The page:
As I sit in my urban mid-rise, 29 degrees swirling outside and the din of more [bad] world news scrolls on the ticker – I realize that I’m weary. I’m daydreaming of warmer weather, a slower pace, kindness. I want to get back to the roots of humanity – genuine food and conversations. It seems fitting to reminiscence upon, and plan my return to, spring time in Healdsburg, Calif.


Jordan Winery

Amidst a panorama of lush hills lined with olive and grape varietals, I repose surrounded by faint wafts of lavender, mustard greens and magnolia blossoms. (Someone bottle that scent now, please.) I soak up the last afternoon rays in Haydon Street Inn’s courtyard, savoring their daily wine hour. Today’s favourite is Longboard Vineyards Mavericks Goosechase Vineyard Cabernet (which is a dead tie with their stellar, exceptionally crisp Brut). As I snack on wood-fired pizza, courtesy of John Harasty, co-owner and veteran executive chef of Churchill Downs, I’m acutely aware of winsome flower-draped cottages, refined commercial buildings, the proximity of stellar farm-to-table fare, and the infinite supply of wine awaiting my lips. Thus, three magical days in Healdsburg starts.


Healdsburg is surrounded by several of Northern California’s finest regional wine appellations, including Alexander Valley, Chalk Hill, Dry Creek Valley, and Russian River Valley but has greater depth of soul than its name brand neighbor down the road. Located a short hour and a half drive from SFO in Sonoma County, Healdsburg is an approachable, serene, verdant town situated centered by a 19th-century plaza. It’s charming and seductive, yet attainable – lacking any pretension. It fosters good conversation and inspires openness. Words cannot accurately convey the magic, but the building blocks of an amazing Healdsburg experience started in a hobbit hole and ended freewheeling through vineyards.

Weekend Lodging


Haydon Street Inn

The aforementioned Haydon Street Inn is a cozy, elegant, comfortable Queen Anne Victorian B&B in walking distance of downtown Healdsburg. I wake, assessing last night’s indulgences: a half-empty bottle of red, The Grass Crown face up by the glowing fireplace and the remnants of a bubble bath in the soaking tub. Platters clink. Wafting scents of house breakfast sausage and bacon pierce my grogginess, calling me hither. I obey to find a delicious, three-course scratch breakfast. Satiated for the hour, attention turns to the open road and the promise of good conversation, good views and – above all – good wine. So many wineries, so little time.

More sleeps: H2hotel, Hotel Healdsburg, Calderwood Inn

The Wine

Healdsburg is likely the most self-aware region in American wine-making. According to local winemaker, Oded Shakked, the American wine industry largely emulated France and Italy in its infancy. In the 1980’s Sonoma winemakers started deviating from Europe’s methods and started approaching winemaking with more of a sense of place letting nature – 90 percent of the winemaking process – do the talking. Everyone everywhere mentions the sense of place, the bounty around them and their connection with the roots – figuratively and literally.


Trattore Farms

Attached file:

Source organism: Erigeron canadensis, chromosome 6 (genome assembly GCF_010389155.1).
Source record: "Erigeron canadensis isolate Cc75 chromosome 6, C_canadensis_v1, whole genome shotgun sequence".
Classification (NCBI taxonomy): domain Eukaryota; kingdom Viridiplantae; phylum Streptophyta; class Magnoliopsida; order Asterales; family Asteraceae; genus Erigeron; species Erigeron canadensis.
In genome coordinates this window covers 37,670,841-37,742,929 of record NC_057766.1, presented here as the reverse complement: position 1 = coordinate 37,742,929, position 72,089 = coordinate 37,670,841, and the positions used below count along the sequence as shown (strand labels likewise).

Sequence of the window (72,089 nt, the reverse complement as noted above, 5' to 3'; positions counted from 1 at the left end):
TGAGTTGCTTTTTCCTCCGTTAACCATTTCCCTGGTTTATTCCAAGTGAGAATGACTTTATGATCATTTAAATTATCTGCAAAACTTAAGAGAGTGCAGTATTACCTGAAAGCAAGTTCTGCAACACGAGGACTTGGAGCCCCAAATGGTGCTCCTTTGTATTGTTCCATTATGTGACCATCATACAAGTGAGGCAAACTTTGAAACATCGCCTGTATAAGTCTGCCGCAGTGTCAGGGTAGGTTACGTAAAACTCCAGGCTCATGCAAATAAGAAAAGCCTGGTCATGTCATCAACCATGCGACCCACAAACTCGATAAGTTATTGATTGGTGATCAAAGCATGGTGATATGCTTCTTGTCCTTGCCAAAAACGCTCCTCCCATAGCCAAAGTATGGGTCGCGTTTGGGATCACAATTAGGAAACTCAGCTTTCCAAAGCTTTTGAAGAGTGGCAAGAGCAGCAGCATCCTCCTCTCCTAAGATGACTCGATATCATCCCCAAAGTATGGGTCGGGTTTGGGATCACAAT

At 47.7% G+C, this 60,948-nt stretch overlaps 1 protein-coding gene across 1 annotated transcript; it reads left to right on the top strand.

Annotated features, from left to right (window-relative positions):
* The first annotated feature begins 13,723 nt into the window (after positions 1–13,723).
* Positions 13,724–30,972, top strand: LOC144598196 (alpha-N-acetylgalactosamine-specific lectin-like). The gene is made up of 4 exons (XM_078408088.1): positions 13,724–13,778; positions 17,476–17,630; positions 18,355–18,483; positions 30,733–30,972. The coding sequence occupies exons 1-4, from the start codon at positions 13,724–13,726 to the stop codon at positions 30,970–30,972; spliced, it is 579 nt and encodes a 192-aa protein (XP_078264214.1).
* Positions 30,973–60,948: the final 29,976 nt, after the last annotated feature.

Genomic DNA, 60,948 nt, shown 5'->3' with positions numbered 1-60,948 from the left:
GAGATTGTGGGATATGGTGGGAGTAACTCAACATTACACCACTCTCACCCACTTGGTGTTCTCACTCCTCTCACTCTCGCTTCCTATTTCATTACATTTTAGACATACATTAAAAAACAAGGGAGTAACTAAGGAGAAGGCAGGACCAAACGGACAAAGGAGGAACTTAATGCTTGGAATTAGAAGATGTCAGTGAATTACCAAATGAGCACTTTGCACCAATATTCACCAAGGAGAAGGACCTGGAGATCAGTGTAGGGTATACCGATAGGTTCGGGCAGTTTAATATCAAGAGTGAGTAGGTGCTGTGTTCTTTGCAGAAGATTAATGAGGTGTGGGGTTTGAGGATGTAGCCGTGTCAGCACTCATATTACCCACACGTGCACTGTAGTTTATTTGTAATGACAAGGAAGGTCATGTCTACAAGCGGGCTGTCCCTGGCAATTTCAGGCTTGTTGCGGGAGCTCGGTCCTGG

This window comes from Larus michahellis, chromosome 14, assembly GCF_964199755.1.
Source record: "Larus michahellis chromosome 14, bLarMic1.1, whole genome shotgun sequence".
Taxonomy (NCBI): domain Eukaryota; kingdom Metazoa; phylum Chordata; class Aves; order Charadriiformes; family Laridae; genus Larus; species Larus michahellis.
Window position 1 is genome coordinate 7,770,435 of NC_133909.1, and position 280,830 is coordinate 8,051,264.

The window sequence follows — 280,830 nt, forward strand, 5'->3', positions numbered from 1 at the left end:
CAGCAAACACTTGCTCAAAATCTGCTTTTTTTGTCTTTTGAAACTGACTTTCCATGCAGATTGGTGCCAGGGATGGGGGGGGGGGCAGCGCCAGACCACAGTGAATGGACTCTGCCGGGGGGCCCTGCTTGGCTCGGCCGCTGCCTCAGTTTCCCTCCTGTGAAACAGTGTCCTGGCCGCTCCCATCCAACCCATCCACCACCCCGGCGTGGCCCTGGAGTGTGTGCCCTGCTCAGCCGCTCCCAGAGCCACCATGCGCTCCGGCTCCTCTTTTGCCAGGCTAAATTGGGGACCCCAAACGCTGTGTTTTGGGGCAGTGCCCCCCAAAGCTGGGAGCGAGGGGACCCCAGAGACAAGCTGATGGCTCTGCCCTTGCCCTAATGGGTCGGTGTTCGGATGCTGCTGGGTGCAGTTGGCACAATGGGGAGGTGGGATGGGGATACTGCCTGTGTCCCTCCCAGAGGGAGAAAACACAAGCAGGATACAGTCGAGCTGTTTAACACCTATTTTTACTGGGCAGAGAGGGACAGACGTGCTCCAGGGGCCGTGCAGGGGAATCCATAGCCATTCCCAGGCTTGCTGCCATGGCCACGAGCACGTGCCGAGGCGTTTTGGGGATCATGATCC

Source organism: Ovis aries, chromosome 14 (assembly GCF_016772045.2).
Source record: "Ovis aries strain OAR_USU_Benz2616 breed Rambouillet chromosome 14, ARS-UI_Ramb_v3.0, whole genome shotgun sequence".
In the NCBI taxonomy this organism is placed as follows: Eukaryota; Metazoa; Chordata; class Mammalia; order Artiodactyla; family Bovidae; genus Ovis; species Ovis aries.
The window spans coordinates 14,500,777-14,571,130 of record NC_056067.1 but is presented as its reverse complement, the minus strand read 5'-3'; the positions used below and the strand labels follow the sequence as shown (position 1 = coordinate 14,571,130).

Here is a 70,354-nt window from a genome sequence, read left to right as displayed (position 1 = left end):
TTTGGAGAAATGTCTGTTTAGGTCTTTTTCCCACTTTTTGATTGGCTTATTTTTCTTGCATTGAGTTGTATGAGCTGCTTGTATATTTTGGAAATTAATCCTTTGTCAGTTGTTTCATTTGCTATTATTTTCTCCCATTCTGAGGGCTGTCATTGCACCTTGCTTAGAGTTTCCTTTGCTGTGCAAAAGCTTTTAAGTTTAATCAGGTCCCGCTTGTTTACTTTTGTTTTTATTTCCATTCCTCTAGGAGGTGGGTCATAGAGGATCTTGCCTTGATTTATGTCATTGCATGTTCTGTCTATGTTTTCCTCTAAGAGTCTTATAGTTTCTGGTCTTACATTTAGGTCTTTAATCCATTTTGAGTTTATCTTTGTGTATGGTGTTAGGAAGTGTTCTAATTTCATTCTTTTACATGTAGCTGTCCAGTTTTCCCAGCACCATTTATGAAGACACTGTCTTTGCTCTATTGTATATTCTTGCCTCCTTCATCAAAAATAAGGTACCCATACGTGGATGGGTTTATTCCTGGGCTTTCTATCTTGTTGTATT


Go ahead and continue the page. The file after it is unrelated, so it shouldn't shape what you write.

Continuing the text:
Trattore Farms. Named after the owner’s [impressive] collection of tractors, the family-operated farm boasts stunning views of grape trellises and olive groves atop a hill in the Russian River Valley. High density and super-high-density plantings combine with traditional orchards sprouting varieties from Spain, Italy, France, Greece and California. It was remarkably easy to sip the morning away sprawled on the generous deck whilst nibbling on oils, charcuterie and baguette. (Worth noting, their artisanal Dry Creek Olive Oil has garnered many wows on dishes at home).


Bella Vineyards & Wine Caves

With sprawling views and rustic caves, Bella Vineyards & Wine Caves won my heart at first sip (a perfect Chardonnay). The family operation is among the loveliest vineyards in Sonoma County, producing limited zinfandel and Rhone varietals vintages. Everything from the story to the wine to the scenery is superb.  Don’t miss an opportunity to explore the barrel rooms in the cave which also host elegant club nooks and a tasting room. But don’t stay underground too long, the picturesque view and a stroll with that luscious Chardonnay await you on the sunny hills of the Bella estate.


Jordan Winery

Down the road, awaits the magnificent Jordan Winery, who boasts the largest property in Sonoma County. Vista Point – the highest point on the 1,200-acre ranch – offers panoramic views of neighboring wine regions and mountain ranges. Classically beautiful Juliet balconies dot flower-draped chateau walls and the veranda boasts lush seating. Recently they’ve launched hiking excursions ranging in difficulty. Three miles of moderately strenuous hiking through hills and valleys overlooking the Alexander Valley is the most beautiful way to earn several glasses of their award winning  Cabernet Sauvignon and Chardonnay, the only two wines they produce. Not into hiking? Have lunch at the chateau and soak up the beauty around you. (Yes, they do events and, yes, they are glorious).


Food is honest in Healdsburg. Local, sustainable products are a near-ubiquitous philosophy in the kitchens across Healdsburg. Flavors are honest and execution reveals the passion that each chef puts into their dishes. It’s easy to find a great meal – check out Spoon, Valette, Chalkboard, Castreaux, Campo Fina, Scopa, and Oakville Grocery. Don’t miss unforgettable experiences courtesy of Shed and Barn Diva.